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Preparing for the CPP Exam

As with most of the other organizations that offer certification, ASIS offers plenty of materials to help you get ready for the CPP exam, including these:

If you take advantage of these materials and other well-known books and resources on security certification, you should be well on your way to passing this exam.

CPPs on the Job

OK, so let's assume you've read over the preceding materials with care and attention, and you'd like to weigh your interest in this certification in light of the cold, hard facts of employment opportunities that it might provide. To be more specific, you'd probably like to see some answers to the following questions that are no doubt percolating somewhere near the top of your list of job-related concerns:

  • What kind of work can a CPP do?
  • What are the employment prospects like for CPPs?
  • How well recognized is the CPP credential?
  • What is a CPP worth?

Because the CPP is the result of completing a successful and well-known security certification program, and because it requires 7 to 9 years of relevant, provable work experience to obtain, this credential must be regarded as senior-level security certification. In fact, because its experience requirements are far more stringent than any of the other senior-level security certifications we cover in this series of articles—namely, CISSP and SANS GIAC—some might consider it the apex of a security certification ladder of sorts. If you qualify for a CPP, in other words, it will definitely open some doors for you.

That said, here are specific answers to the questions raised above:

  • What kind of work can a CPP do?
    The CPP has a decided management focus and flavor, and incorporates manifold security topics and concerns that fall outside more IT-focused credentials. Thus, CPPs are likely to work as chief security officers, senior security officers, or security managers (or some officer/manager combination) than they are to work as security specialists. Thus, although some CPPs do indeed make good livings as consultants, many more others do so within the ranks of a specific organization rather than as professionals who handle security consulting or security services outsourcing needs.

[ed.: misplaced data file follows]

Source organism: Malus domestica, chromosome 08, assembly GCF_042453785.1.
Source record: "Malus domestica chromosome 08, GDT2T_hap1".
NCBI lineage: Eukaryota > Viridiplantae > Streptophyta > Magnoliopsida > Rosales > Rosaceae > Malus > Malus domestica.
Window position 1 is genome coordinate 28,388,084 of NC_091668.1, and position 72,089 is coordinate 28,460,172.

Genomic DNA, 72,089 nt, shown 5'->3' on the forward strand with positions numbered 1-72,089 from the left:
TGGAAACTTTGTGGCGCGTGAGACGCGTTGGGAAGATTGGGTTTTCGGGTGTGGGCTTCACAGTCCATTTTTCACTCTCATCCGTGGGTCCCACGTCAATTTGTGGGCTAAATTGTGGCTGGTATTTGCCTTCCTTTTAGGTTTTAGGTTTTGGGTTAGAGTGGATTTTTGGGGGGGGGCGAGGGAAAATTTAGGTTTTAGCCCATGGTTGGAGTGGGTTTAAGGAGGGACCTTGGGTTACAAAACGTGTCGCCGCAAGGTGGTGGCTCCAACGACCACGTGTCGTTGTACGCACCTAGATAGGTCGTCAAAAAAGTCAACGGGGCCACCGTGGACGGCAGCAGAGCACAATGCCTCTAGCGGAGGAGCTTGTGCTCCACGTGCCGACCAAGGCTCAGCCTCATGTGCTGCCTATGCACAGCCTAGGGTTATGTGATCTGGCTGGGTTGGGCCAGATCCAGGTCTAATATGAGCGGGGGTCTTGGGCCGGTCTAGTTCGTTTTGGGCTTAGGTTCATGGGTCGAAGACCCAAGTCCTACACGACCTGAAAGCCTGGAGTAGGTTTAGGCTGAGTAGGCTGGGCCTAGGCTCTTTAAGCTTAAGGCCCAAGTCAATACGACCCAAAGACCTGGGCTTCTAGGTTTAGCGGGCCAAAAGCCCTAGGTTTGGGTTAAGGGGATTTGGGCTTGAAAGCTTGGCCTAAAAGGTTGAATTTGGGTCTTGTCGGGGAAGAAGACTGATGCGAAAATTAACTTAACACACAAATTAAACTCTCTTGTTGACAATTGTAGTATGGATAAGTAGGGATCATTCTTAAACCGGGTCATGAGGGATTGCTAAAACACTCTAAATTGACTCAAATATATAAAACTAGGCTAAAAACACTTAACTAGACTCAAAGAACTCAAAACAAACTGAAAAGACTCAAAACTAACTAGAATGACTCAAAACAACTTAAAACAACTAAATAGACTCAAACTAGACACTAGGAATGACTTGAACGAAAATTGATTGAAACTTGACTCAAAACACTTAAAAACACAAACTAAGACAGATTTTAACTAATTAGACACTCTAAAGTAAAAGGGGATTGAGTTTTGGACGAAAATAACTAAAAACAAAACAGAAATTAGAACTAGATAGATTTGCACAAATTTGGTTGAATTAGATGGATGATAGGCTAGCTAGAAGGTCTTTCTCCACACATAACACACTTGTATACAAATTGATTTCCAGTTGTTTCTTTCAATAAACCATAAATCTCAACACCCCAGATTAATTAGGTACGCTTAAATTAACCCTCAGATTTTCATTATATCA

• What are the employment prospects like for CPPs?
    According to TruSecure, there is a 14-1 ratio of jobs available to trained security professionals. The need is even more acute for senior-level security professionals who are in even scarcer supply. Thus, employment prospects are extremely good, as are compensation prospects.
  • How well recognized is the CPP credential?
    For those companies and organizations seeking qualified, senior or management-level security professionals, the CPP is probably the best-recognized credential available today. It's hard to make a claim along the lines that "a CPP is a guarantee of employment" (remember, anyone who wants to work in security must be able to stand extremely close and detailed scrutiny and background checks—a former felon with a CPP may find guaranteed employment something of a joke), but it certainly increases one's prospects tremendously.
  • What is such a credential worth?
    According to the ASIS Web site, typical compensation for CPPs starts in the $70-80K range, and goes upward from there, sometimes stratospherically so. Again, because the experience requirement of 7-9 years is so demanding, the high value of a CPP is as much a consequence of an individual's history in the field as it is of passing the CPP exam. As an added bonus, job satisfaction among CPPs working as security professionals is also extremely high!

I hope you find this program interesting enough to investigate further, despite the high bar on experience. Good luck in your certification pursuits!

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